I just came across this phrase for the first time in 1984, book 2 chapter 4. The sentence reads (speaking of Mr. Charrington):

Nor did he seem shocked or become offensively knowing when it was made clear that Winston wanted the room for the purpose of a love-affair.

It also appears in Newton Booth Tarkington's Gentle Julia:

He wore a fully developed moustache, an easy smile, clothes offensively knowing; and his hair began to show that scarcity which Julia felt gave him distinction—a curious theory, but natural to her age.

I've never encountered this phrase before and can't find a definition online, though it is itself used in Wordsmyth's definition of "smirk".

Does anyone have a clear definition of the phrase?


3 Answers 3


"Knowing" (definition 2b, Merriam-Webster), as an adjective, means that the person so described has inside information - one can give a "knowing look", a "knowing smile", etc.

To be "offensively knowing" means to give the impression of knowing a person's guilty secrets, and taking advantage of that knowledge to assert a higher level of intimacy or social status than would otherwise be acceptable (or pleasant).
A man who knows that a woman is having an affair might become "offensively knowing" and take liberties with her that he otherwise wouldn't dare to; a waiter or cabdriver who knows that his customer is doing something illegal might become "offensively knowing" and demand a higher tip (or give worse service) than usual.

  • This makes sense for the first quote, but what about the second? The phrase seems out of place there, describing a person's clothes.
    – Conman66
    Commented Aug 28, 2017 at 1:39
  • I would interpret the second one as meaning that the clothes give their wearer an air of offensive knowingness - perhaps a slightly criminal appearance? I haven't read Gentle Julia, so don't know anything more about the man being described.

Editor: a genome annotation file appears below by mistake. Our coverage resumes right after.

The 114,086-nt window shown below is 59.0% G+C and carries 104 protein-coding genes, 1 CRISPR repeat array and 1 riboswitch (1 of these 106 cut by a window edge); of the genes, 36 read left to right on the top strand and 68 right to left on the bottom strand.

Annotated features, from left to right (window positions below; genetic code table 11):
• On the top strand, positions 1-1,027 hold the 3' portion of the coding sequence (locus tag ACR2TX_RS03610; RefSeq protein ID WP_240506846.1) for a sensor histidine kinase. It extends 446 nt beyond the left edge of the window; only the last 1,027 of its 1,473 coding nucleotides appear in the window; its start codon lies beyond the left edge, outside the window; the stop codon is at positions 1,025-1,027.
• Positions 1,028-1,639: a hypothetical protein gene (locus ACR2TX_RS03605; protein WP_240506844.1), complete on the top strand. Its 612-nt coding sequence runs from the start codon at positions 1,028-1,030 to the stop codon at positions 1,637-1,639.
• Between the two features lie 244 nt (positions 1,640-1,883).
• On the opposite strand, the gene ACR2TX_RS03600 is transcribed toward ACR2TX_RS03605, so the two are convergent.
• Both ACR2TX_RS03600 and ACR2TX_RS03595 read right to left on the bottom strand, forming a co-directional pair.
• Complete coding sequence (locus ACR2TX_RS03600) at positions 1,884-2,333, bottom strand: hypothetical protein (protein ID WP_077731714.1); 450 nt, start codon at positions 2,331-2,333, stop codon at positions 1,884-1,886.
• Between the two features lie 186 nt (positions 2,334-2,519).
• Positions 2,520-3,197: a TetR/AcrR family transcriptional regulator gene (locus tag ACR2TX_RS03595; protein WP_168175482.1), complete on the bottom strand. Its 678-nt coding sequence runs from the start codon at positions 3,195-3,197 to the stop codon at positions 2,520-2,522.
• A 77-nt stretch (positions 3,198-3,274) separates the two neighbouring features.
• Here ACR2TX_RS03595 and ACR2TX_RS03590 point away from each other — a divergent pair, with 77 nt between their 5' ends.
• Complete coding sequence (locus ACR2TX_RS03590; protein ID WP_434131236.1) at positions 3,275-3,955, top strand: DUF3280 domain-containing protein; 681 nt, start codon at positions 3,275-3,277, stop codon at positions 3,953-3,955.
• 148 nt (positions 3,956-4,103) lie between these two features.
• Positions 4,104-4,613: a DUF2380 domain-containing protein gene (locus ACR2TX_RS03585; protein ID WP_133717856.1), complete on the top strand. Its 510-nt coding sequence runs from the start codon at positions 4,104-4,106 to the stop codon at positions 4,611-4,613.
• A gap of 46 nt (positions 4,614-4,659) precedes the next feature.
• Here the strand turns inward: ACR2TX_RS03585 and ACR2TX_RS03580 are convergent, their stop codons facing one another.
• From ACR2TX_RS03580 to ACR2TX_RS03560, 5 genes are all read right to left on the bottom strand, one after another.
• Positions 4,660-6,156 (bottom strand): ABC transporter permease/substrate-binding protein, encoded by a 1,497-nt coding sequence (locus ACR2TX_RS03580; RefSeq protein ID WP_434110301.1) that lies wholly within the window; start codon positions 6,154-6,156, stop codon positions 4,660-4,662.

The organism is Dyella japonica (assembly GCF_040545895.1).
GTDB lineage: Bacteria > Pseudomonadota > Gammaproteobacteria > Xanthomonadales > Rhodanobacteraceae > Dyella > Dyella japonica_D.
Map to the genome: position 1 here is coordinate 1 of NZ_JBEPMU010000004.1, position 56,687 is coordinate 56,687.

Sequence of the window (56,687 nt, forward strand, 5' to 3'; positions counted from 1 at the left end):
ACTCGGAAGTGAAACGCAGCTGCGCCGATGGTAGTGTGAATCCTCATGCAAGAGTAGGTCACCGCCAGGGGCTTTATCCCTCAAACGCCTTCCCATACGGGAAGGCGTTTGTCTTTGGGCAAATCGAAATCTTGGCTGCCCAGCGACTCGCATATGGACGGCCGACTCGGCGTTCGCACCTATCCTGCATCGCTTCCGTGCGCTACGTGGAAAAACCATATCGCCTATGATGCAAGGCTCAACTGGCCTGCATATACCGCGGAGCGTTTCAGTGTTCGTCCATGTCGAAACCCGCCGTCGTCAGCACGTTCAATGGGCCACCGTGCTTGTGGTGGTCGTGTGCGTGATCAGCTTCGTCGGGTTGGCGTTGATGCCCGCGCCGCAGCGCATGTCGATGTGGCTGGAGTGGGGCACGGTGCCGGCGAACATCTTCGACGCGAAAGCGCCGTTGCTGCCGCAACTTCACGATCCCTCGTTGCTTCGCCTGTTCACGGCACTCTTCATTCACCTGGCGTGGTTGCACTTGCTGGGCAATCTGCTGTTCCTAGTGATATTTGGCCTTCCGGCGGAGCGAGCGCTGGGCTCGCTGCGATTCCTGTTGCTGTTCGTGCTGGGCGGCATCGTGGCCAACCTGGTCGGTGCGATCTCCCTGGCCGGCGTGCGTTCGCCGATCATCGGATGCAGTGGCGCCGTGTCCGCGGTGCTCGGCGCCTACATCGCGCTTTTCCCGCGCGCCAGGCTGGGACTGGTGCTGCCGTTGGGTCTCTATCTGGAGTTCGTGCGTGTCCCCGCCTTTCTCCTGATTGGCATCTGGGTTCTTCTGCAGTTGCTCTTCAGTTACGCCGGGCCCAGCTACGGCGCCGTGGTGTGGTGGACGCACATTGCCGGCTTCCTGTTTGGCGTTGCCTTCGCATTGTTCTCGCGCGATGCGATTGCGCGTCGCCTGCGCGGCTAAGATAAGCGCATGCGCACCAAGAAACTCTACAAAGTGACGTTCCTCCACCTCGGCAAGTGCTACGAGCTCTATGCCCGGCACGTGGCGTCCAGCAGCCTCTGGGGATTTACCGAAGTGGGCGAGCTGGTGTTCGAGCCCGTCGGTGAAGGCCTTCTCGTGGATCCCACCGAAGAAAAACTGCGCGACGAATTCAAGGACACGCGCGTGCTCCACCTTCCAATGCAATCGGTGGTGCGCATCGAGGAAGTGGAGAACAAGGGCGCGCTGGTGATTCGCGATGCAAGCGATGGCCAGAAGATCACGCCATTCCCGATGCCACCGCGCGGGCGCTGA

– MT_Head
    Commented Aug 28, 2017 at 1:58
  • By the way - a friend once called me a "knowing fuck-it-all", which I still think is one of the best things I've ever heard.
    – MT_Head
    Commented Aug 28, 2017 at 1:59

I would read it as that he took offensive after knowing this fact. It's a bit convoluted but I think the meaning is clear. Nothing wrong with an original coupling of words.

  • It doesn't seem to be original to Orwell, because I found an earlier instance of it, which I just added to the question.
    – Conman66
    Commented Aug 28, 2017 at 0:49
  • There are many, many earlier instances - just take a look at Google Books. As always, don't trust the dates as listed; click through to the scanned image and take a look at the front matter to get a more reliable publication date.
    – MT_Head
    Commented Aug 28, 2017 at 2:38

And "know" in the biblical sense means to "have sex with them".


“I knew her… in the biblical sense”, said the ribaldrous fellow with a wink and a nudge. Many are aware that “knowing in the biblical sense” is shorthand for sex. But few know what it is that’s ‘biblical’ about that ‘biblical sense.’ Well it all goes back to Genesis 4:1: “And Adam knew Eve his wife; and she conceived, and bare Cain.”

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